Despite a significant rise in the number of daylight robberies in the first quarter of 2010, compared to figures for the same period last year, the city police don't think there's anything to worry about.
A total of 114 cases of robbery and dacoity have been registered in the last three months - that's 34 more than last year's first quarter total. Joint Commissioner of Police (Law and Order) Rajnish Seth, however, dismissed that increase in offences, saying there is "nothing alarming."
Traders in the city said the murder of moneylender Alpesh Jain (35) on March 25, has been a wake-up call. Viren Shah, president of the Federation of Retail Trade Welfare Association said Jain's murder has sent shockwaves among the traders and shown how vulnerable they are to such crimes.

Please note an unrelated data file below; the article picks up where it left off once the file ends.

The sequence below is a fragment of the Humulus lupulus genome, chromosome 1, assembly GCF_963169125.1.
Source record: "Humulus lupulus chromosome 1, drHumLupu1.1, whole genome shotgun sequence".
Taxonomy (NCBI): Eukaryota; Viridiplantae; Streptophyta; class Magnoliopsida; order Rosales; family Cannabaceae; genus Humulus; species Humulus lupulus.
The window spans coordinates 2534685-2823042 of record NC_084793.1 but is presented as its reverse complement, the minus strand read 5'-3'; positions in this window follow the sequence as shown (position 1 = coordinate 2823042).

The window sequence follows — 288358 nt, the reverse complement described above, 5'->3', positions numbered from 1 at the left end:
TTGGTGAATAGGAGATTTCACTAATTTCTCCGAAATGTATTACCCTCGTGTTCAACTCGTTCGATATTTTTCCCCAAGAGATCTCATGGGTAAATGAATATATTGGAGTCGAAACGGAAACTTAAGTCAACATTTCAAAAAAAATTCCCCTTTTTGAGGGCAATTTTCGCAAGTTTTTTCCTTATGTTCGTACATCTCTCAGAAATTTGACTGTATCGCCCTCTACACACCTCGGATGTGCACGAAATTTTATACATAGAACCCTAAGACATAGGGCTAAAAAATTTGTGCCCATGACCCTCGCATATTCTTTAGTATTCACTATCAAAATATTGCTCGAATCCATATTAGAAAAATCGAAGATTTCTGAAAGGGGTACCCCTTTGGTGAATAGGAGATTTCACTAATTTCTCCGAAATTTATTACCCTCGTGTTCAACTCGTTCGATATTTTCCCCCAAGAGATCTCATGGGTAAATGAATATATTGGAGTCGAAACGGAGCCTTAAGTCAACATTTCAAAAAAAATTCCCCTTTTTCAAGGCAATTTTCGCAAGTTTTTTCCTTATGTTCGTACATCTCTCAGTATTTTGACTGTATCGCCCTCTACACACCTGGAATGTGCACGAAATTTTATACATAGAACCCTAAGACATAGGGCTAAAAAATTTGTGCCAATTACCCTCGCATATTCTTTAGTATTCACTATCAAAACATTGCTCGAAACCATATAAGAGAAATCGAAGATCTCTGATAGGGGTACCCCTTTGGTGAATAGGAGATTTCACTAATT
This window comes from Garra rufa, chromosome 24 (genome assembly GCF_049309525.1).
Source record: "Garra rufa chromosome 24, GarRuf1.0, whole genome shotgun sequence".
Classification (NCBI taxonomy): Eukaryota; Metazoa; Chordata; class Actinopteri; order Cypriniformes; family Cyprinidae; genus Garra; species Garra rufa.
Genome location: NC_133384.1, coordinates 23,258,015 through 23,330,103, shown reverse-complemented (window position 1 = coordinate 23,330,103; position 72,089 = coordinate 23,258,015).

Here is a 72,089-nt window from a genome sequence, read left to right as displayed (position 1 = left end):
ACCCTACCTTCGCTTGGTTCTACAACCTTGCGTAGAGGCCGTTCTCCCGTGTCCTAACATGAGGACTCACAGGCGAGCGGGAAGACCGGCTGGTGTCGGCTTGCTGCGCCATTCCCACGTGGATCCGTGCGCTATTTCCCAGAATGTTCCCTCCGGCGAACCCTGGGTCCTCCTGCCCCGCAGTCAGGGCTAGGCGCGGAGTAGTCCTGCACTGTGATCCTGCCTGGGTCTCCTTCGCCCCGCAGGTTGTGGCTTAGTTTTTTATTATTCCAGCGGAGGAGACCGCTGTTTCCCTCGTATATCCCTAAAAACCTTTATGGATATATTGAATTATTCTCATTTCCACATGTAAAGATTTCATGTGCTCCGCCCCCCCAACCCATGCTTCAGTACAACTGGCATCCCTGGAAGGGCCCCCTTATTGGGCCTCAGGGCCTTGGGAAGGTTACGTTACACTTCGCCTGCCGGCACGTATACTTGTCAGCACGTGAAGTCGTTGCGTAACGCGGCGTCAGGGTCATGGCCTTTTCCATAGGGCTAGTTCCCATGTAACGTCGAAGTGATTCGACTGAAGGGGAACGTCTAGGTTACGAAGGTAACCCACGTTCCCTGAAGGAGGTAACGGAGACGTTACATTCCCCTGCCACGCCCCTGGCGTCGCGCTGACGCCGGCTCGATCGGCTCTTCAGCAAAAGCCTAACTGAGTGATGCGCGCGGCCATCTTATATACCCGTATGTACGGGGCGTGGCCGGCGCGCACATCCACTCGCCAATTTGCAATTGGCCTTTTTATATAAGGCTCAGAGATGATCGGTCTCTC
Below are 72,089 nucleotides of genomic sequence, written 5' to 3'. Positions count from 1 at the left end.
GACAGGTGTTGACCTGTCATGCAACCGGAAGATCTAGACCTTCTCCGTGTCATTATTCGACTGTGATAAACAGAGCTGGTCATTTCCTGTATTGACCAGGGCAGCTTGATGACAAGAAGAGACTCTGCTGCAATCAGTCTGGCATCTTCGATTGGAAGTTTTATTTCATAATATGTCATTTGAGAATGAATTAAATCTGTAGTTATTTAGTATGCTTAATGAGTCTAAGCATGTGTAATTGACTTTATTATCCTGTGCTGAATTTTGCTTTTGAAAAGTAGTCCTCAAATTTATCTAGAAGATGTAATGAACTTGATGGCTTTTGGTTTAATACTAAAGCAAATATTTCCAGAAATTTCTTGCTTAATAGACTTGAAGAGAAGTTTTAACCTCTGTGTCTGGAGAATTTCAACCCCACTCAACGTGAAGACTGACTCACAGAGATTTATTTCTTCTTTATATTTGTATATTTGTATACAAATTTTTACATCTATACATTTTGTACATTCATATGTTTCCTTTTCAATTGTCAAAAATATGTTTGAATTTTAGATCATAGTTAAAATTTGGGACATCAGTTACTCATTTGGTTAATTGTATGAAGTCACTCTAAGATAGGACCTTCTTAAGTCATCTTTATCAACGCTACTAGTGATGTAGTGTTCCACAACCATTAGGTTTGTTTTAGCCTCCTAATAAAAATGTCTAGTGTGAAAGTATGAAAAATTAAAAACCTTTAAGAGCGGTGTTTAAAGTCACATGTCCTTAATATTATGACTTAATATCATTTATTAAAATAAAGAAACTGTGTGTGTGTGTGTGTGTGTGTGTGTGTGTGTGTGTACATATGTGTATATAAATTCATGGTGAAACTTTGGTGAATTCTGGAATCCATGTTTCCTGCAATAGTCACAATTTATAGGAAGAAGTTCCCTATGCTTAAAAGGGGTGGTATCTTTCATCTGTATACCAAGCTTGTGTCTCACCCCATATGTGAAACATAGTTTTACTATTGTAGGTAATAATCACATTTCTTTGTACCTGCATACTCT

“This year, we have felt the city is unsafe for us; jewelers and traders are soft target for dacoits,” said Shah.
Seth said these offences are cyclical and will be controlled soon. Asked about the fact that several of the offences have involved the victims not only being attacked but also killed, Seth said: “It might be alarming for you (the media) but this is nothing unusual.”
Many police officers don’t share that view, and say the situation is cause for concern. Among the reasons they cite for their increased workload — and thus reduced ability to police the streets —is ramped up security duty for the Assembly sessions, police recruitments and VIP visits, as well as security detail for the ongoing IPL cricket matches.
“It’s all happening at the same time, and our men are also on constant alert due to the terror threats, so we’re a bit stretched but we’ll bring it all under control soon,” said Nisar Tamboli, deputy commissioner (crime).
“People need to be more attentive. Shopkeepers should install closed-circuit cameras. Citizens must take the basic minimum precautions,” Tamboli added.